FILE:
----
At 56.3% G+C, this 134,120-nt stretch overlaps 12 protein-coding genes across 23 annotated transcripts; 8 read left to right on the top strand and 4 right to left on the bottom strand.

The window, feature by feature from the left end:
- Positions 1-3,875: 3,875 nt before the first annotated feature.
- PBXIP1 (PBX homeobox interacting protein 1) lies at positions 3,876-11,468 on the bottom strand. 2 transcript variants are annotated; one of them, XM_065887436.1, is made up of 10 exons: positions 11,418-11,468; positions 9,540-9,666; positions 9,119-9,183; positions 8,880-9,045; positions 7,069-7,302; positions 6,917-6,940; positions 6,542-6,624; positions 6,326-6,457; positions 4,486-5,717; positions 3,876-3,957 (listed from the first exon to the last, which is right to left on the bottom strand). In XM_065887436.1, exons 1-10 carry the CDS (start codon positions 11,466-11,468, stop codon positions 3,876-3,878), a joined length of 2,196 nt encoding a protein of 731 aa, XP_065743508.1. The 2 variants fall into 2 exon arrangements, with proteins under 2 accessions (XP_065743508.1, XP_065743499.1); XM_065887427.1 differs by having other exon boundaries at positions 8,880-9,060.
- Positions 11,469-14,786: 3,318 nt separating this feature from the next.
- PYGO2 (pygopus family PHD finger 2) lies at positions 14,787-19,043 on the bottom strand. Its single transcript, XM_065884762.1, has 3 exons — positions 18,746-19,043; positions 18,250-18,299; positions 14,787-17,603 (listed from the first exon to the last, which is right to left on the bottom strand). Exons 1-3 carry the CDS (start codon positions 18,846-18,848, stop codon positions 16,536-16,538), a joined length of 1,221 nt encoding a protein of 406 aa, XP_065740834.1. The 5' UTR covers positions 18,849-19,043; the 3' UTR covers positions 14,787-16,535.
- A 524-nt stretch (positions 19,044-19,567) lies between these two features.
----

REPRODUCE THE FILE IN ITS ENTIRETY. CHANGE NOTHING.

At 56.3% G+C, this 134,120-nt stretch overlaps 12 protein-coding genes across 23 annotated transcripts; 8 read left to right on the top strand and 4 right to left on the bottom strand.

The window, feature by feature from the left end:
- Positions 1-3,875: 3,875 nt before the first annotated feature.
- PBXIP1 (PBX homeobox interacting protein 1) lies at positions 3,876-11,468 on the bottom strand. 2 transcript variants are annotated; one of them, XM_065887436.1, is made up of 10 exons: positions 11,418-11,468; positions 9,540-9,666; positions 9,119-9,183; positions 8,880-9,045; positions 7,069-7,302; positions 6,917-6,940; positions 6,542-6,624; positions 6,326-6,457; positions 4,486-5,717; positions 3,876-3,957 (listed from the first exon to the last, which is right to left on the bottom strand). In XM_065887436.1, exons 1-10 carry the CDS (start codon positions 11,466-11,468, stop codon positions 3,876-3,878), a joined length of 2,196 nt encoding a protein of 731 aa, XP_065743508.1. The 2 variants fall into 2 exon arrangements, with proteins under 2 accessions (XP_065743508.1, XP_065743499.1); XM_065887427.1 differs by having other exon boundaries at positions 8,880-9,060.
- Positions 11,469-14,786: 3,318 nt separating this feature from the next.
- PYGO2 (pygopus family PHD finger 2) lies at positions 14,787-19,043 on the bottom strand. Its single transcript, XM_065884762.1, has 3 exons — positions 18,746-19,043; positions 18,250-18,299; positions 14,787-17,603 (listed from the first exon to the last, which is right to left on the bottom strand). Exons 1-3 carry the CDS (start codon positions 18,846-18,848, stop codon positions 16,536-16,538), a joined length of 1,221 nt encoding a protein of 406 aa, XP_065740834.1. The 5' UTR covers positions 18,849-19,043; the 3' UTR covers positions 14,787-16,535.
- A 524-nt stretch (positions 19,044-19,567) lies between these two features.